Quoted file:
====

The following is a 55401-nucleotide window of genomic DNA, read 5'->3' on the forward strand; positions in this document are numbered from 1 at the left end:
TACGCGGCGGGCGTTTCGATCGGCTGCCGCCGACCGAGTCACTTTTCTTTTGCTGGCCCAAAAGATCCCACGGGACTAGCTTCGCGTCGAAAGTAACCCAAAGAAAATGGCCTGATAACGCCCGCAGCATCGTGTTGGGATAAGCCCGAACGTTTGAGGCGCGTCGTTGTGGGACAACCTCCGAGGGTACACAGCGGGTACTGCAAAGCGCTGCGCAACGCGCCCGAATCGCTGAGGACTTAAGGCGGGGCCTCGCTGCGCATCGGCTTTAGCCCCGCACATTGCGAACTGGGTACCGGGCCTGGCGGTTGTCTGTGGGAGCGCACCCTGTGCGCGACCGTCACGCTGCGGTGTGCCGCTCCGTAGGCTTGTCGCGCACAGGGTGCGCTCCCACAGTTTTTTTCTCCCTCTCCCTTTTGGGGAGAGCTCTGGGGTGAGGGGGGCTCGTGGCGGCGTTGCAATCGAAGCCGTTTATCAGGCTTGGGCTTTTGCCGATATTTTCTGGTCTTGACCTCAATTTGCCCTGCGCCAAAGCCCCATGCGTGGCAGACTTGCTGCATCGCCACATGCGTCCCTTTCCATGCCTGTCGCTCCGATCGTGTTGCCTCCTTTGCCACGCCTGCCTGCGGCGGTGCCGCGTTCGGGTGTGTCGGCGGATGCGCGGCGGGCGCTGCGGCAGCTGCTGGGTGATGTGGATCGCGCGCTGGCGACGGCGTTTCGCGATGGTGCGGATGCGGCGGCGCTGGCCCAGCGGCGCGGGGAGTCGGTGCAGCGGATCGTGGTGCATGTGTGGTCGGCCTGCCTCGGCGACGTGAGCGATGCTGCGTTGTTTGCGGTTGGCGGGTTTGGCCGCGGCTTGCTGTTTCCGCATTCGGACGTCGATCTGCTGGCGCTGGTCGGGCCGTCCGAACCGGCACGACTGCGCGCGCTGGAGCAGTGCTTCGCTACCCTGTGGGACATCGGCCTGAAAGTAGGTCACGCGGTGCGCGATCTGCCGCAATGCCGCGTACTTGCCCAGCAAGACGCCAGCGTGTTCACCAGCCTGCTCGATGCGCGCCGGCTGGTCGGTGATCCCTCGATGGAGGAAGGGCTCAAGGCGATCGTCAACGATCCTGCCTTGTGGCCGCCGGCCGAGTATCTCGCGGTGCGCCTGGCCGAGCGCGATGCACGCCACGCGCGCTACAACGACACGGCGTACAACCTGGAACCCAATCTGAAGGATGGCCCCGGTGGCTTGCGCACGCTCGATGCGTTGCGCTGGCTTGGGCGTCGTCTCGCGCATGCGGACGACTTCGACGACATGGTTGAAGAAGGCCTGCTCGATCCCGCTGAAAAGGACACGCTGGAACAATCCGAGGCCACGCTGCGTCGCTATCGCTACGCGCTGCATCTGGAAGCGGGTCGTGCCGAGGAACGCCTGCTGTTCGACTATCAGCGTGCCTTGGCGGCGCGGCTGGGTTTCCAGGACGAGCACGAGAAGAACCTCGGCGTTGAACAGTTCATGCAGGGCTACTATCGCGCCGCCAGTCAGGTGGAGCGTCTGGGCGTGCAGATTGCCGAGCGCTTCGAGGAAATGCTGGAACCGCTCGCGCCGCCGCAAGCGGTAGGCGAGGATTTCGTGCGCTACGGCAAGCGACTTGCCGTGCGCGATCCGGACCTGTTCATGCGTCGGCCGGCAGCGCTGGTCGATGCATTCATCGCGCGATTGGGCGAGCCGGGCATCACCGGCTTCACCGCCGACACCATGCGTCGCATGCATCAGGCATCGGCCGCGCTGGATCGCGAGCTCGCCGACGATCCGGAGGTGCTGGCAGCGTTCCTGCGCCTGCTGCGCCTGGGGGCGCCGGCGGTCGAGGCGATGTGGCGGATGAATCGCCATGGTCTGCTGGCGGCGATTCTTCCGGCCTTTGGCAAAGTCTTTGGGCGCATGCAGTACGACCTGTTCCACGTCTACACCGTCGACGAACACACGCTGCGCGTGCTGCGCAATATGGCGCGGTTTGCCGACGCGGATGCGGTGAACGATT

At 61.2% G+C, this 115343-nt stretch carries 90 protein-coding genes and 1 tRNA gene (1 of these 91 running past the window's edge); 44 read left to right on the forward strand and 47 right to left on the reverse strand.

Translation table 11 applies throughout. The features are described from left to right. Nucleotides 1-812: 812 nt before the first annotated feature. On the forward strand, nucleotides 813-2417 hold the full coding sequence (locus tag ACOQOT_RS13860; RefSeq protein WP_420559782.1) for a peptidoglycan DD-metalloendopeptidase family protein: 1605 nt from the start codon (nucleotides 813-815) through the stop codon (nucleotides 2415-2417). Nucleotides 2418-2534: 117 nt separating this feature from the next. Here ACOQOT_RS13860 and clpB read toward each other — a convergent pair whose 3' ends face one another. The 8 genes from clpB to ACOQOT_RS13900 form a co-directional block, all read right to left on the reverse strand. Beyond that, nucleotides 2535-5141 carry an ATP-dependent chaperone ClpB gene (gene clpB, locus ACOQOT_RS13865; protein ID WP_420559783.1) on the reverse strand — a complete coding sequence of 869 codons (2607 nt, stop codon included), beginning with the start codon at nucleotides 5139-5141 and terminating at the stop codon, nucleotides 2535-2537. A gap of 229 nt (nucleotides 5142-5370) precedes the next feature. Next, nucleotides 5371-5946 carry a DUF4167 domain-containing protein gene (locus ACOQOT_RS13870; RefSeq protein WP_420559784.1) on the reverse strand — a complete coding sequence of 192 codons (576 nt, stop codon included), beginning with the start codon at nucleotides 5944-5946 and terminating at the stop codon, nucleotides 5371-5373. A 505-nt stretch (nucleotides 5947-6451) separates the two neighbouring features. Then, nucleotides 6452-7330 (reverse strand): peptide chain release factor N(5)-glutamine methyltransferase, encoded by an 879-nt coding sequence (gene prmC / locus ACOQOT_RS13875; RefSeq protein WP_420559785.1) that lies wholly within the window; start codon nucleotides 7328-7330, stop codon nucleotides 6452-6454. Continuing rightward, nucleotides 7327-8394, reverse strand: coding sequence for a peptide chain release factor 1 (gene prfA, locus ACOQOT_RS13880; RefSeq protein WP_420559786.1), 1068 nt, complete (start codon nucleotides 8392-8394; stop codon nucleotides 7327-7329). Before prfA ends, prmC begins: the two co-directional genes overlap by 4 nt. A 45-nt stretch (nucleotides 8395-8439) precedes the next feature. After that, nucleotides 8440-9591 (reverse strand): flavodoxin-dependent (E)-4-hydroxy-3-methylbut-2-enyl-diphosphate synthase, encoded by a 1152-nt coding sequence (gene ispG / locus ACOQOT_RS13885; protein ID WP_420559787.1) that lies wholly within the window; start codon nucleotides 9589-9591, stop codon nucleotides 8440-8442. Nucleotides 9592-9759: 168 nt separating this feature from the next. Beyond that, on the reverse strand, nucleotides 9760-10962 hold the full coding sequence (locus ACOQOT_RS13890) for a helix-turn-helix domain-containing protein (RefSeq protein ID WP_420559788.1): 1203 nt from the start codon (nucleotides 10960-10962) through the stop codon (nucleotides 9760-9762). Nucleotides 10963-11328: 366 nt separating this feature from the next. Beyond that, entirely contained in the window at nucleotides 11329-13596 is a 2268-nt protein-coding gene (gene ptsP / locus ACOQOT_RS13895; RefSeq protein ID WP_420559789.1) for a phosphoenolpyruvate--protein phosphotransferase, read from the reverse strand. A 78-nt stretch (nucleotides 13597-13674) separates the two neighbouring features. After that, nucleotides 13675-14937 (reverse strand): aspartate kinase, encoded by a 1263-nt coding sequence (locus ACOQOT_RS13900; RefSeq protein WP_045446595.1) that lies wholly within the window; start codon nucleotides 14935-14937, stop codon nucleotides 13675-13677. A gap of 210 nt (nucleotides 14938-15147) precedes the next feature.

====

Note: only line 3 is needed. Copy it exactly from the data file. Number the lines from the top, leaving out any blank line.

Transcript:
At 61.2% G+C, this 115343-nt stretch carries 90 protein-coding genes and 1 tRNA gene (1 of these 91 running past the window's edge); 44 read left to right on the forward strand and 47 right to left on the reverse strand.